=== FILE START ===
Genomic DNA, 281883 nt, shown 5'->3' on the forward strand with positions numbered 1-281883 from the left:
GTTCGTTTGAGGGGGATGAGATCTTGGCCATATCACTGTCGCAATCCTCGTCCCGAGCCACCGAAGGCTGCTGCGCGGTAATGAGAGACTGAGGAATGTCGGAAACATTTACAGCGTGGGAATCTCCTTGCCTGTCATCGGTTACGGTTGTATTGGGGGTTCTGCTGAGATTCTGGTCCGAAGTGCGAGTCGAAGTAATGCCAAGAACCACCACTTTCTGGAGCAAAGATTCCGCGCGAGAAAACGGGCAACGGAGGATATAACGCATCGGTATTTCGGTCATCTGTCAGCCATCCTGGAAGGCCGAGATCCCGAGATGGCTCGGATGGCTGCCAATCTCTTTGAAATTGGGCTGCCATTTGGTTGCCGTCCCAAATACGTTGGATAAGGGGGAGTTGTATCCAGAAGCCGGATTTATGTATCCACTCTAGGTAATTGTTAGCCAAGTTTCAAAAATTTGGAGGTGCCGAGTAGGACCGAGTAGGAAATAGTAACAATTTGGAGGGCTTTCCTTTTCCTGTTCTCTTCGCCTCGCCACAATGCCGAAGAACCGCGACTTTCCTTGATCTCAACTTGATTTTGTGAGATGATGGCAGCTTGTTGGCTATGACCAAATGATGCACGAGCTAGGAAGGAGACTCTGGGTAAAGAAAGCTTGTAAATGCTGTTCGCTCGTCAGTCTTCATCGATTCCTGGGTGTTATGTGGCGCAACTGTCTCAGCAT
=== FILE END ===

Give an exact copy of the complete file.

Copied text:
Genomic DNA, 281883 nt, shown 5'->3' on the forward strand with positions numbered 1-281883 from the left:
GTTCGTTTGAGGGGGATGAGATCTTGGCCATATCACTGTCGCAATCCTCGTCCCGAGCCACCGAAGGCTGCTGCGCGGTAATGAGAGACTGAGGAATGTCGGAAACATTTACAGCGTGGGAATCTCCTTGCCTGTCATCGGTTACGGTTGTATTGGGGGTTCTGCTGAGATTCTGGTCCGAAGTGCGAGTCGAAGTAATGCCAAGAACCACCACTTTCTGGAGCAAAGATTCCGCGCGAGAAAACGGGCAACGGAGGATATAACGCATCGGTATTTCGGTCATCTGTCAGCCATCCTGGAAGGCCGAGATCCCGAGATGGCTCGGATGGCTGCCAATCTCTTTGAAATTGGGCTGCCATTTGGTTGCCGTCCCAAATACGTTGGATAAGGGGGAGTTGTATCCAGAAGCCGGATTTATGTATCCACTCTAGGTAATTGTTAGCCAAGTTTCAAAAATTTGGAGGTGCCGAGTAGGACCGAGTAGGAAATAGTAACAATTTGGAGGGCTTTCCTTTTCCTGTTCTCTTCGCCTCGCCACAATGCCGAAGAACCGCGACTTTCCTTGATCTCAACTTGATTTTGTGAGATGATGGCAGCTTGTTGGCTATGACCAAATGATGCACGAGCTAGGAAGGAGACTCTGGGTAAAGAAAGCTTGTAAATGCTGTTCGCTCGTCAGTCTTCATCGATTCCTGGGTGTTATGTGGCGCAACTGTCTCAGCAT